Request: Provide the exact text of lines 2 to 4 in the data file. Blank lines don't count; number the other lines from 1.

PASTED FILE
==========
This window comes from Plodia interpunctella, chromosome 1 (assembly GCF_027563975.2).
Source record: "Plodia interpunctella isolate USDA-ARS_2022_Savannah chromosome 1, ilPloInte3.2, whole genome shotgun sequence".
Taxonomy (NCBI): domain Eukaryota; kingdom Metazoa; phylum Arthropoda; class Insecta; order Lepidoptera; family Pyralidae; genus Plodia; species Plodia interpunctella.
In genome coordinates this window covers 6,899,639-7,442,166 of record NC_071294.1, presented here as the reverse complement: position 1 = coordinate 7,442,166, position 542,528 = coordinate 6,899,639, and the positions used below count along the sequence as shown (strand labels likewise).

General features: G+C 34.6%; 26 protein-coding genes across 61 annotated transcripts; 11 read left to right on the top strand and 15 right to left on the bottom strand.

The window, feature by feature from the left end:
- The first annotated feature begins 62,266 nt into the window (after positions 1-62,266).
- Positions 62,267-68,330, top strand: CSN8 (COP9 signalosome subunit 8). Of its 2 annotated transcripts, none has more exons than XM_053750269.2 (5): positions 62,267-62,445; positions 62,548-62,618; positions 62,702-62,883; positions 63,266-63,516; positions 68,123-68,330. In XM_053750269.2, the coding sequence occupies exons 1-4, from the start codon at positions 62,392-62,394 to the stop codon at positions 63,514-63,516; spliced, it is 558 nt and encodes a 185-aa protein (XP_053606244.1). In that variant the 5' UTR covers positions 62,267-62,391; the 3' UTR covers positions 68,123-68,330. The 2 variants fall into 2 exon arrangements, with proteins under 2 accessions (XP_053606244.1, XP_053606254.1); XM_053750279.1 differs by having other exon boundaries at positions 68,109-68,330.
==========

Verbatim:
Source record: "Plodia interpunctella isolate USDA-ARS_2022_Savannah chromosome 1, ilPloInte3.2, whole genome shotgun sequence".
Taxonomy (NCBI): domain Eukaryota; kingdom Metazoa; phylum Arthropoda; class Insecta; order Lepidoptera; family Pyralidae; genus Plodia; species Plodia interpunctella.
In genome coordinates this window covers 6,899,639-7,442,166 of record NC_071294.1, presented here as the reverse complement: position 1 = coordinate 7,442,166, position 542,528 = coordinate 6,899,639, and the positions used below count along the sequence as shown (strand labels likewise).